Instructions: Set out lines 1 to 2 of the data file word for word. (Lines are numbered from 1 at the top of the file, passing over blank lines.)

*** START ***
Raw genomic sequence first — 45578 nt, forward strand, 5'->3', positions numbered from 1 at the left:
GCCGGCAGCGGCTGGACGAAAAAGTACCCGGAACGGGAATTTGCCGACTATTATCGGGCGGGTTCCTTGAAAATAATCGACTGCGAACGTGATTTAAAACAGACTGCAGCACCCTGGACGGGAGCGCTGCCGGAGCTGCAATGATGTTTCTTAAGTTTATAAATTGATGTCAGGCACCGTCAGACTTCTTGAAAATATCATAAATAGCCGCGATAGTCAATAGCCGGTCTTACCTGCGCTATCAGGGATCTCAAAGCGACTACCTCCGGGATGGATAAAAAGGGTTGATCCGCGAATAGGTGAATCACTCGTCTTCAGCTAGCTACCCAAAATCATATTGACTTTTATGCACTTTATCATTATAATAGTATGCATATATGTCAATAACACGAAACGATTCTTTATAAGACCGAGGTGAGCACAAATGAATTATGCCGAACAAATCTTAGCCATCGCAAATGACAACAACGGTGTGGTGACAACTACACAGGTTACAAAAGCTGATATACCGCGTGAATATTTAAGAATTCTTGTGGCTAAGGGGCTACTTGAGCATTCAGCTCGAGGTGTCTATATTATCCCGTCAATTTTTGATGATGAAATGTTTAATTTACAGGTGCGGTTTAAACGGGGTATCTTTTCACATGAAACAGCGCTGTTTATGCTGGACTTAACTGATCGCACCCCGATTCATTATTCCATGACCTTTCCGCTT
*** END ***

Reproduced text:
Raw genomic sequence first — 45578 nt, forward strand, 5'->3', positions numbered from 1 at the left:
GCCGGCAGCGGCTGGACGAAAAAGTACCCGGAACGGGAATTTGCCGACTATTATCGGGCGGGTTCCTTGAAAATAATCGACTGCGAACGTGATTTAAAACAGACTGCAGCACCCTGGACGGGAGCGCTGCCGGAGCTGCAATGATGTTTCTTAAGTTTATAAATTGATGTCAGGCACCGTCAGACTTCTTGAAAATATCATAAATAGCCGCGATAGTCAATAGCCGGTCTTACCTGCGCTATCAGGGATCTCAAAGCGACTACCTCCGGGATGGATAAAAAGGGTTGATCCGCGAATAGGTGAATCACTCGTCTTCAGCTAGCTACCCAAAATCATATTGACTTTTATGCACTTTATCATTATAATAGTATGCATATATGTCAATAACACGAAACGATTCTTTATAAGACCGAGGTGAGCACAAATGAATTATGCCGAACAAATCTTAGCCATCGCAAATGACAACAACGGTGTGGTGACAACTACACAGGTTACAAAAGCTGATATACCGCGTGAATATTTAAGAATTCTTGTGGCTAAGGGGCTACTTGAGCATTCAGCTCGAGGTGTCTATATTATCCCGTCAATTTTTGATGATGAAATGTTTAATTTACAGGTGCGGTTTAAACGGGGTATCTTTTCACATGAAACAGCGCTGTTTATGCTGGACTTAACTGATCGCACCCCGATTCATTATTCCATGACCTTTCCGCTT